Common Sense
Posted: 20 October 2008 08:10 AM   [ Ignore ]
Rank
Total Posts:  13
Joined  2007-07-14

After checking the Big List and General Discussions, I find no definition here for “common sense.” My less-than-thorough Pocket OED defines it simply as “sound practical sense” while Wikipedia predictably sent me off on a tear chasing philosophical and psychological tails.  To bring this into sharper focus, I’m not at all certain that Easterners and Westerners don’t see reality differently, i.e., Westerners, I think, tend to see more “black-and-white” whereas Easterners see in a more “wholistic” paradigm (which I’ve written about in my forever-in-draft memoir when attempting to differentiate “mindsets” of conventionalists and progressives in the geopolitical arena, and which I also surface in an article I posted to G-Knol entitled “SOF Mafia").  I further think this is a matter of both genetic predisposition and, subsequently, culture.

The question has again surfaced for me via Howard Gardner, Ph.D. in his “Multiple Intelligences” theory, specifically in the context of his “Logical-Mathematical Intelligence” particulate.  I see a difference between basic/fundamental “logic” (thus not to be confused with advanced forms such as found among philosophers, and which Gardner ultimately accedes as an example of “Existential Intelligence” per his ‘06 revision) and mathematical abilities, finding the first more at “common sense” than to specific “mathematical” applications.  Applying Gardner’s sense of “searchlight” (general) v. “laser” (focused) modalities, my intention here is to see “common sense” as searchlight where more refined application would be seen as laser.

Whadayathink?

Profile
 
 
Posted: 20 October 2008 09:06 AM   [ Ignore ]   [ # 1 ]
RankRankRankRank
Total Posts:  590
Joined  2007-02-22

Regardless of Dr Gardner and his theories (too late in the day for philosophy), I’d be interested to know when this much-abused term was first recorded.

Profile
 
 
Posted: 20 October 2008 09:57 AM   [ Ignore ]   [ # 2 ]
RankRankRank
Total Posts:  291
Joined  2007-02-17

The OED entry:

1. An ‘internal’ sense which was regarded as the common bond or centre of the five senses, in which the various impressions received were reduced to the unity of a common consciousness. Obs.

[Cf. 1398-1509 common wit s.v. COMMON a. 21.] 1543 TRAHERON Vigo’s Chirurg. I. ii. 3 They [eyes] were ordeyned of nature in the former part [of the head]..that they might carye visible thinges to ye commune sens. 1606 L. BRYSKETT Civ. Life 123 Which common sense, is a power or facultie of the sensitiue soule..and is therefore called common, because it receiueth commonly the formes or images which the exteriour senses present vnto it, and hath power to distinguish the one from the other. 1621 BURTON Anat. Mel. I. i. II. vii, Inner Senses are three in number, so called, because they be within the brain-pan, as Common Sense, Phantasie, Memory..This Common sense is the Judge or Moderator of the rest, by whom we discern all differences of objects. Ibid. III. xiii, The external senses and the common sense considered together are like a circle with five lines drawn from the circumference to the centre. 1842 SIR W. HAMILTON in Reid’s Wks. (1872) II. 756/2 note, Common Sense [Greek characters I can’t reproduce here, but which would be transliterated as ‘koine aisthesis’] was employed by Aristotle to denote the faculty in which the various reports of the several senses are reduced to the unity of a common apperception.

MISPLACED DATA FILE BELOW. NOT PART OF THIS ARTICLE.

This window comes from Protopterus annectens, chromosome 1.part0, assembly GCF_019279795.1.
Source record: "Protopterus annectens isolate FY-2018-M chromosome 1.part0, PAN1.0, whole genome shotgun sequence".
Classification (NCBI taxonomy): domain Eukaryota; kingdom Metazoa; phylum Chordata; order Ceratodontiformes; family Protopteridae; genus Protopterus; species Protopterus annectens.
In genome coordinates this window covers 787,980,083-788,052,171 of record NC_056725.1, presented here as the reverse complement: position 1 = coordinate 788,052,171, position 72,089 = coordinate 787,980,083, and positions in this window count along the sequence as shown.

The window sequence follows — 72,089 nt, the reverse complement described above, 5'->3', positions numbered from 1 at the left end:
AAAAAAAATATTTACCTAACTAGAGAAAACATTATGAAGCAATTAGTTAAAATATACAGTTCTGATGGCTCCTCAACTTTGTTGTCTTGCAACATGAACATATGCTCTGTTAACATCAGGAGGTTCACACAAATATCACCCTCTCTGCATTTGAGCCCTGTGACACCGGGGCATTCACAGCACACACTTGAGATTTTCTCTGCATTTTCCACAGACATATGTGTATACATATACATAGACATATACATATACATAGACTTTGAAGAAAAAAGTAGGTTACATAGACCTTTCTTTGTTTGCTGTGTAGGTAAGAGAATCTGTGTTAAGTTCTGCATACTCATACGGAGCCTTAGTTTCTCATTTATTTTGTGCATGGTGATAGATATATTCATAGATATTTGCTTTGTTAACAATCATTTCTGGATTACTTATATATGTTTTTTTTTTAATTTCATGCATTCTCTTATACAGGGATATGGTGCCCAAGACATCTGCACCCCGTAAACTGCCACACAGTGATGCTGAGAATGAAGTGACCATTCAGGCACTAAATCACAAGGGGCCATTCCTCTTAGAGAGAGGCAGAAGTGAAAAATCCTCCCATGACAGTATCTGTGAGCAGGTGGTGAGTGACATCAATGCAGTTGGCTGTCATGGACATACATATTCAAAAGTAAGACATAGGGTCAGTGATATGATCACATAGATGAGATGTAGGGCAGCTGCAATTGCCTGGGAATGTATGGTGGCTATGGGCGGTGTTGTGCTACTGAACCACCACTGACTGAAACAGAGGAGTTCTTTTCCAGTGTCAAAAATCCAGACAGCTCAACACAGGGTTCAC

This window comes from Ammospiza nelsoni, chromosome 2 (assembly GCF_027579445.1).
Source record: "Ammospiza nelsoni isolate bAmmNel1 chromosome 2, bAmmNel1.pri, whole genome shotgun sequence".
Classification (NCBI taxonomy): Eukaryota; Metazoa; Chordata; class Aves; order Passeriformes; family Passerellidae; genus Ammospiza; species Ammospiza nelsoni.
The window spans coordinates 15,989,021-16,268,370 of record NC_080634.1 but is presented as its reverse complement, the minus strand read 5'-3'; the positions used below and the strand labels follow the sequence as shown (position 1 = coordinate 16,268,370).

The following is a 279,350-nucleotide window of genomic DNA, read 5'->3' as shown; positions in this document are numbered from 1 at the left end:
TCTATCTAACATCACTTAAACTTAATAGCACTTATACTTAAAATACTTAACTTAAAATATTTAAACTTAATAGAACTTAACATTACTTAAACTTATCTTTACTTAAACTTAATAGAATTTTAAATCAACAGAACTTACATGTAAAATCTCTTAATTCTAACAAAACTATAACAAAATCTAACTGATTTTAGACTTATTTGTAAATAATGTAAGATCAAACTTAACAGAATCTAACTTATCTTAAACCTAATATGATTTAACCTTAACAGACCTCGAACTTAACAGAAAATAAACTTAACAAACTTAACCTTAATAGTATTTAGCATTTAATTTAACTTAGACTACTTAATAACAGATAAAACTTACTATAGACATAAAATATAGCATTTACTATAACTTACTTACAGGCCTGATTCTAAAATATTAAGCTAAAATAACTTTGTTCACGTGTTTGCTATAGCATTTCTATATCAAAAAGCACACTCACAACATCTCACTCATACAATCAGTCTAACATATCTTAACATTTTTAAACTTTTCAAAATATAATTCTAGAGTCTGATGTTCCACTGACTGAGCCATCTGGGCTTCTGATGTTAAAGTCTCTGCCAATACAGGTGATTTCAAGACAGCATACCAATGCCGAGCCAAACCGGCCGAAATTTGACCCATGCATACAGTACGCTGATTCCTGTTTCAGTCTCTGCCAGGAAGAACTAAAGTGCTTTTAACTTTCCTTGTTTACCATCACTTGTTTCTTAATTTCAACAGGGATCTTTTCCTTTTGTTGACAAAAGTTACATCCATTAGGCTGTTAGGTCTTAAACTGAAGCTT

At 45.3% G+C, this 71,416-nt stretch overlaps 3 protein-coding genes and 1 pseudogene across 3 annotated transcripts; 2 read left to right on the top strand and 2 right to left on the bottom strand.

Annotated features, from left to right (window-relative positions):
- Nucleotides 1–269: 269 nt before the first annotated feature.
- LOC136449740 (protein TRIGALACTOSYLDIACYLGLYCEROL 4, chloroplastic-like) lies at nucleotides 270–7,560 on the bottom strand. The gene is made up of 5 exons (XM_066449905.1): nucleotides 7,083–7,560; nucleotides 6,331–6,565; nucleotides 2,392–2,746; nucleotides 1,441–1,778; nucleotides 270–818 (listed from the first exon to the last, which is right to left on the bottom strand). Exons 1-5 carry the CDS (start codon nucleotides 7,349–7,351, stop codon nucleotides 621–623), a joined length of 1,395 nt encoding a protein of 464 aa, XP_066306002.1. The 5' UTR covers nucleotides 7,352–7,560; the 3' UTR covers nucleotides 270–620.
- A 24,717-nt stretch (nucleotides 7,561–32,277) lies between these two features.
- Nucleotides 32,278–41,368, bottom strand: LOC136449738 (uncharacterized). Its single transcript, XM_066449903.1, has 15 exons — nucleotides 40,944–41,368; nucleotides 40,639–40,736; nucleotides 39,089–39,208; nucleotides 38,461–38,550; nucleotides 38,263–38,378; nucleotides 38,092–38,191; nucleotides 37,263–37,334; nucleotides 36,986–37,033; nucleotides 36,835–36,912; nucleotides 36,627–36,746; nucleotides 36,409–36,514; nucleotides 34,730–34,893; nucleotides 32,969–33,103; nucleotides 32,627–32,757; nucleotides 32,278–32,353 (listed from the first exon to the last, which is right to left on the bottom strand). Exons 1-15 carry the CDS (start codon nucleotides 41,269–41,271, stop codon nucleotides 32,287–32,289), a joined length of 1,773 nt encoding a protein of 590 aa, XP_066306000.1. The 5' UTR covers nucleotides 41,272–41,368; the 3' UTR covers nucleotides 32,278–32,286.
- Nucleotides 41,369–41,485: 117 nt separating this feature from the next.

And from the entry referred to, on ‘common wit’ (I’ve replaced the thorns with ‘th’ because of the limitations of my laptop):

1398 TREVISA Barth. De P.R. VI. xxv. (Tollem. MS.), the lyme of the *comyn wit [organum sensus communis] is bounde. The whiche lyme is centrum and middel of all the parties. 1509 HAWES Past. Pleas. XXIV. ii, These are the v. wyttes..Fyrst, commyn wytte, and than ymaginacyon, Fantasy, and estymacyon truely, And memory.

Profile
 
 
Posted: 20 October 2008 11:18 AM   [ Ignore ]   [ # 3 ]
RankRankRank
Total Posts:  114
Joined  2008-04-24

Common sense ain’t so common.

Will Rogers, humourist. Apparently.

Profile
 
 
Posted: 21 October 2008 06:08 AM   [ Ignore ]   [ # 4 ]
RankRankRankRankRank
Total Posts:  3411
Joined  2007-01-29

Thanks, kurwamac, for rescuing this thread from the windy heights of metaphysics and bringing it down to lexicographical earth.

Profile
 
 
Posted: 21 October 2008 08:36 AM   [ Ignore ]   [ # 5 ]
Avatar
RankRankRankRank
Total Posts:  807
Joined  2007-06-20
astal - 20 October 2008 11:18 AM

Common sense ain’t so common.

Will Rogers, humourist. Apparently.

Just to show there ain’t no new jokes, the OED’s first mention of “common sense” with the meaning of “general sagacity” is the identical take on the idea to Rogers, from the essayist Nicholas Amhurst:

1726 AMHERST Terræ Fil. xx. 100 There is not (said a shrewd wag) a more uncommon thing in the world than common sense..

However, Bayard, in answer, I think, to your question, the first use of the expression to mean “the general sense, feeling, or judgement of mankind, or of a community”, according to the OED, is Spencer in the Faerie Queen in 1596 (IV. x. 2): T"hat all the cares and evill which they meet May..seeme gainst common sence to them most sweet.”

Profile
 
 
   
 
 
‹‹ Leave us face it      Top banana ››